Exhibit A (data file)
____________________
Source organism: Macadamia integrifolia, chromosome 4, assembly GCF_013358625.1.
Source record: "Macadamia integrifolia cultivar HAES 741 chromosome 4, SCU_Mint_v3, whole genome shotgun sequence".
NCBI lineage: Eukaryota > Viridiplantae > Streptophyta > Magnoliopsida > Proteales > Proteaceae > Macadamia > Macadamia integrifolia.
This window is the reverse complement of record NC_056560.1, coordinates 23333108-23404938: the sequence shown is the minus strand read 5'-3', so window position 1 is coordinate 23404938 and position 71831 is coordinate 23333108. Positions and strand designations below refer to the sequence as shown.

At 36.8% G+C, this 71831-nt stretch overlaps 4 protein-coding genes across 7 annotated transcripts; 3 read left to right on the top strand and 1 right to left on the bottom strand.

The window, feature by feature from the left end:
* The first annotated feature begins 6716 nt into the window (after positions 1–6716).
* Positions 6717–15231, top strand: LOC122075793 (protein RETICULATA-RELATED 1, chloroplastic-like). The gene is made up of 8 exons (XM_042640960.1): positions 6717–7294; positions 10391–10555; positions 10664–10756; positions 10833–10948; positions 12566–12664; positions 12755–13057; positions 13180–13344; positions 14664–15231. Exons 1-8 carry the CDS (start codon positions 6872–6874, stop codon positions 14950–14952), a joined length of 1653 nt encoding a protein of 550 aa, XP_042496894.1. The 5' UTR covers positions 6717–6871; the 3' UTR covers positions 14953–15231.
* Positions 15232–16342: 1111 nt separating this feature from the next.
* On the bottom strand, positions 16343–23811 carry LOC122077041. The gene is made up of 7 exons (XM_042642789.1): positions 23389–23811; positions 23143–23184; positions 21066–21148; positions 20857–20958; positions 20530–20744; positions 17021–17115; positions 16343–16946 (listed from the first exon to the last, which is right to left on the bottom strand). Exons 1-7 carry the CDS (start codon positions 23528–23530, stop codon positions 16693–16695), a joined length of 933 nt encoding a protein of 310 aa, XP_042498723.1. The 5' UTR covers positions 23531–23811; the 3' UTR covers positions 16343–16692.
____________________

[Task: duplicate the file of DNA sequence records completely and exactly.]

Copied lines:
Source organism: Macadamia integrifolia, chromosome 4, assembly GCF_013358625.1.
Source record: "Macadamia integrifolia cultivar HAES 741 chromosome 4, SCU_Mint_v3, whole genome shotgun sequence".
NCBI lineage: Eukaryota > Viridiplantae > Streptophyta > Magnoliopsida > Proteales > Proteaceae > Macadamia > Macadamia integrifolia.
This window is the reverse complement of record NC_056560.1, coordinates 23333108-23404938: the sequence shown is the minus strand read 5'-3', so window position 1 is coordinate 23404938 and position 71831 is coordinate 23333108. Positions and strand designations below refer to the sequence as shown.

At 36.8% G+C, this 71831-nt stretch overlaps 4 protein-coding genes across 7 annotated transcripts; 3 read left to right on the top strand and 1 right to left on the bottom strand.

The window, feature by feature from the left end:
* The first annotated feature begins 6716 nt into the window (after positions 1–6716).
* Positions 6717–15231, top strand: LOC122075793 (protein RETICULATA-RELATED 1, chloroplastic-like). The gene is made up of 8 exons (XM_042640960.1): positions 6717–7294; positions 10391–10555; positions 10664–10756; positions 10833–10948; positions 12566–12664; positions 12755–13057; positions 13180–13344; positions 14664–15231. Exons 1-8 carry the CDS (start codon positions 6872–6874, stop codon positions 14950–14952), a joined length of 1653 nt encoding a protein of 550 aa, XP_042496894.1. The 5' UTR covers positions 6717–6871; the 3' UTR covers positions 14953–15231.
* Positions 15232–16342: 1111 nt separating this feature from the next.
* On the bottom strand, positions 16343–23811 carry LOC122077041. The gene is made up of 7 exons (XM_042642789.1): positions 23389–23811; positions 23143–23184; positions 21066–21148; positions 20857–20958; positions 20530–20744; positions 17021–17115; positions 16343–16946 (listed from the first exon to the last, which is right to left on the bottom strand). Exons 1-7 carry the CDS (start codon positions 23528–23530, stop codon positions 16693–16695), a joined length of 933 nt encoding a protein of 310 aa, XP_042498723.1. The 5' UTR covers positions 23531–23811; the 3' UTR covers positions 16343–16692.